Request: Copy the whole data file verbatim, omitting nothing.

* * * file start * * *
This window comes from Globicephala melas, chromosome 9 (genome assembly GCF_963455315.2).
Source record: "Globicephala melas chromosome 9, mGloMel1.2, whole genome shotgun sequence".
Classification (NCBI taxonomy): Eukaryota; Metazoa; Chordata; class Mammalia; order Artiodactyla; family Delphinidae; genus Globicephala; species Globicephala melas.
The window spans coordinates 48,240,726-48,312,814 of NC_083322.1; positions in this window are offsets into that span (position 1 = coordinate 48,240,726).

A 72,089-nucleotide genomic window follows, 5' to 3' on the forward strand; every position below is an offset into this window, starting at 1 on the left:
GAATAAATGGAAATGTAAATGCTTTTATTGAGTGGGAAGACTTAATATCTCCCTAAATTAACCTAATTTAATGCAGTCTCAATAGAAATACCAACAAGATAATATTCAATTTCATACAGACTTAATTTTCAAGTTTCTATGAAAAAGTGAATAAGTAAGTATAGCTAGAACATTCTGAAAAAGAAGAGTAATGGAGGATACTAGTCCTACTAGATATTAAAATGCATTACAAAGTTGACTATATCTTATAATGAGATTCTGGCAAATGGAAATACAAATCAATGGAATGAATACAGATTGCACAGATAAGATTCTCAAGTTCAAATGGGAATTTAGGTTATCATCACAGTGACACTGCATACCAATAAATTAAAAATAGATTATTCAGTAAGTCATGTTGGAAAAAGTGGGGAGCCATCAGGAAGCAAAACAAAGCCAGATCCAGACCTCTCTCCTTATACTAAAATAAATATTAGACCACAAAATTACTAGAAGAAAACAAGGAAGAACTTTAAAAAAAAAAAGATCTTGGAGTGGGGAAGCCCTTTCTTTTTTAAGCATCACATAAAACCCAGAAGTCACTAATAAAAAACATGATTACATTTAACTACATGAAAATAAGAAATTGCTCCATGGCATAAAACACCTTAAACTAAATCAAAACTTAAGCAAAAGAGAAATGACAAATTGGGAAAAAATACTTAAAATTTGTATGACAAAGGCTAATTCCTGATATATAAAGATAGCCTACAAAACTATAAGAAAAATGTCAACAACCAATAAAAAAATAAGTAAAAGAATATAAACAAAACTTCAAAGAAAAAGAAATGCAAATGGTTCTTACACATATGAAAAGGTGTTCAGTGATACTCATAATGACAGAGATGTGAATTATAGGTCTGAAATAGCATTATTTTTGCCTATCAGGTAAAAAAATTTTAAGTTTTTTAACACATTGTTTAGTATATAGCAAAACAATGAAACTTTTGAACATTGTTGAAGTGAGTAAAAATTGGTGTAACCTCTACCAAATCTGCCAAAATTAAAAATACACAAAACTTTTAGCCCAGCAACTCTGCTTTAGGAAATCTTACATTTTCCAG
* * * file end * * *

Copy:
This window comes from Globicephala melas, chromosome 9 (genome assembly GCF_963455315.2).
Source record: "Globicephala melas chromosome 9, mGloMel1.2, whole genome shotgun sequence".
Classification (NCBI taxonomy): Eukaryota; Metazoa; Chordata; class Mammalia; order Artiodactyla; family Delphinidae; genus Globicephala; species Globicephala melas.
The window spans coordinates 48,240,726-48,312,814 of NC_083322.1; positions in this window are offsets into that span (position 1 = coordinate 48,240,726).

A 72,089-nucleotide genomic window follows, 5' to 3' on the forward strand; every position below is an offset into this window, starting at 1 on the left:
GAATAAATGGAAATGTAAATGCTTTTATTGAGTGGGAAGACTTAATATCTCCCTAAATTAACCTAATTTAATGCAGTCTCAATAGAAATACCAACAAGATAATATTCAATTTCATACAGACTTAATTTTCAAGTTTCTATGAAAAAGTGAATAAGTAAGTATAGCTAGAACATTCTGAAAAAGAAGAGTAATGGAGGATACTAGTCCTACTAGATATTAAAATGCATTACAAAGTTGACTATATCTTATAATGAGATTCTGGCAAATGGAAATACAAATCAATGGAATGAATACAGATTGCACAGATAAGATTCTCAAGTTCAAATGGGAATTTAGGTTATCATCACAGTGACACTGCATACCAATAAATTAAAAATAGATTATTCAGTAAGTCATGTTGGAAAAAGTGGGGAGCCATCAGGAAGCAAAACAAAGCCAGATCCAGACCTCTCTCCTTATACTAAAATAAATATTAGACCACAAAATTACTAGAAGAAAACAAGGAAGAACTTTAAAAAAAAAAAGATCTTGGAGTGGGGAAGCCCTTTCTTTTTTAAGCATCACATAAAACCCAGAAGTCACTAATAAAAAACATGATTACATTTAACTACATGAAAATAAGAAATTGCTCCATGGCATAAAACACCTTAAACTAAATCAAAACTTAAGCAAAAGAGAAATGACAAATTGGGAAAAAATACTTAAAATTTGTATGACAAAGGCTAATTCCTGATATATAAAGATAGCCTACAAAACTATAAGAAAAATGTCAACAACCAATAAAAAAATAAGTAAAAGAATATAAACAAAACTTCAAAGAAAAAGAAATGCAAATGGTTCTTACACATATGAAAAGGTGTTCAGTGATACTCATAATGACAGAGATGTGAATTATAGGTCTGAAATAGCATTATTTTTGCCTATCAGGTAAAAAAATTTTAAGTTTTTTAACACATTGTTTAGTATATAGCAAAACAATGAAACTTTTGAACATTGTTGAAGTGAGTAAAAATTGGTGTAACCTCTACCAAATCTGCCAAAATTAAAAATACACAAAACTTTTAGCCCAGCAACTCTGCTTTAGGAAATCTTACATTTTCCAG